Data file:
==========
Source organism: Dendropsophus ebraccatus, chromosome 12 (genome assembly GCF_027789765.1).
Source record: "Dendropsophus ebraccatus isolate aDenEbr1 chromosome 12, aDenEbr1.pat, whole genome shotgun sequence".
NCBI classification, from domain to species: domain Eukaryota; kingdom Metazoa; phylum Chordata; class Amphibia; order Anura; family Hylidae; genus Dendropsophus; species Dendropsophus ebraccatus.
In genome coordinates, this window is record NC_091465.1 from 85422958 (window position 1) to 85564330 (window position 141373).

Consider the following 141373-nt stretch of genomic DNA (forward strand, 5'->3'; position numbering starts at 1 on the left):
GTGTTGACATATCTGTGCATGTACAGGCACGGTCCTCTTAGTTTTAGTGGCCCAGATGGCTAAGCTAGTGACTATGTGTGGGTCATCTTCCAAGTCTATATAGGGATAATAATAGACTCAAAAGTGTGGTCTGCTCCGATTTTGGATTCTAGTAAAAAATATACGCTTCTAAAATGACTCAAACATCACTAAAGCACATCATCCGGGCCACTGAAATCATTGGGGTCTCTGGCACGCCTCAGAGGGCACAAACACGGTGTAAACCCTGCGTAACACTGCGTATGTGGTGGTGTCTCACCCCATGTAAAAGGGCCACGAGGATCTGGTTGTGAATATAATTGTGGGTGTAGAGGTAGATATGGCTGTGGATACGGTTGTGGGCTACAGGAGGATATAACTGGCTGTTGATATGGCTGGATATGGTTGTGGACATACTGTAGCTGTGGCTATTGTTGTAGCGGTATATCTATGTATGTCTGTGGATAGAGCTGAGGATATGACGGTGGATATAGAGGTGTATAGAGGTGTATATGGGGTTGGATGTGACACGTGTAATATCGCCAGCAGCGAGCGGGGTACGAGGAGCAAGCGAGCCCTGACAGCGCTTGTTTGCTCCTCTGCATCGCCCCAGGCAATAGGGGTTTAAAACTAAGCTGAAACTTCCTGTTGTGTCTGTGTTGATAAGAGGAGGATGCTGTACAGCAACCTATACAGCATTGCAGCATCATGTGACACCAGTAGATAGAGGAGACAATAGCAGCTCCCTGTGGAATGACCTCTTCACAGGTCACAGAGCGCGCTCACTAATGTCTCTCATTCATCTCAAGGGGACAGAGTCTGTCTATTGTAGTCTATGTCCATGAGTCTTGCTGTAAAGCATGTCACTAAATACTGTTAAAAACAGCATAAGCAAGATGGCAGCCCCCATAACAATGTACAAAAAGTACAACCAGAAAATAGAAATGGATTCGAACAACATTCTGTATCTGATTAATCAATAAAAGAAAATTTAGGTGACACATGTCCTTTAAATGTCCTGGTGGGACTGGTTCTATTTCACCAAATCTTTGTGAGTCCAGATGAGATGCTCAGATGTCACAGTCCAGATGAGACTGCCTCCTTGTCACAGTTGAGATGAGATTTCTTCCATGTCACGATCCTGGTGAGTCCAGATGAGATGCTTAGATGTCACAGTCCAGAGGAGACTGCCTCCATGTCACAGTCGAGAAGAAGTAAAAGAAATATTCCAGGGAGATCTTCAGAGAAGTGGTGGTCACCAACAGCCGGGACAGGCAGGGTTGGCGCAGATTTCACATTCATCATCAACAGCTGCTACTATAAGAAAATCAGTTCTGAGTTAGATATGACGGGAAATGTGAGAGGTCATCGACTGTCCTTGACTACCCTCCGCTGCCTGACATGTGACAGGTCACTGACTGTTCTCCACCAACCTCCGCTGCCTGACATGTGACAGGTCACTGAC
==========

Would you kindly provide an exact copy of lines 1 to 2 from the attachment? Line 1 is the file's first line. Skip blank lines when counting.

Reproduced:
Source organism: Dendropsophus ebraccatus, chromosome 12 (genome assembly GCF_027789765.1).
Source record: "Dendropsophus ebraccatus isolate aDenEbr1 chromosome 12, aDenEbr1.pat, whole genome shotgun sequence".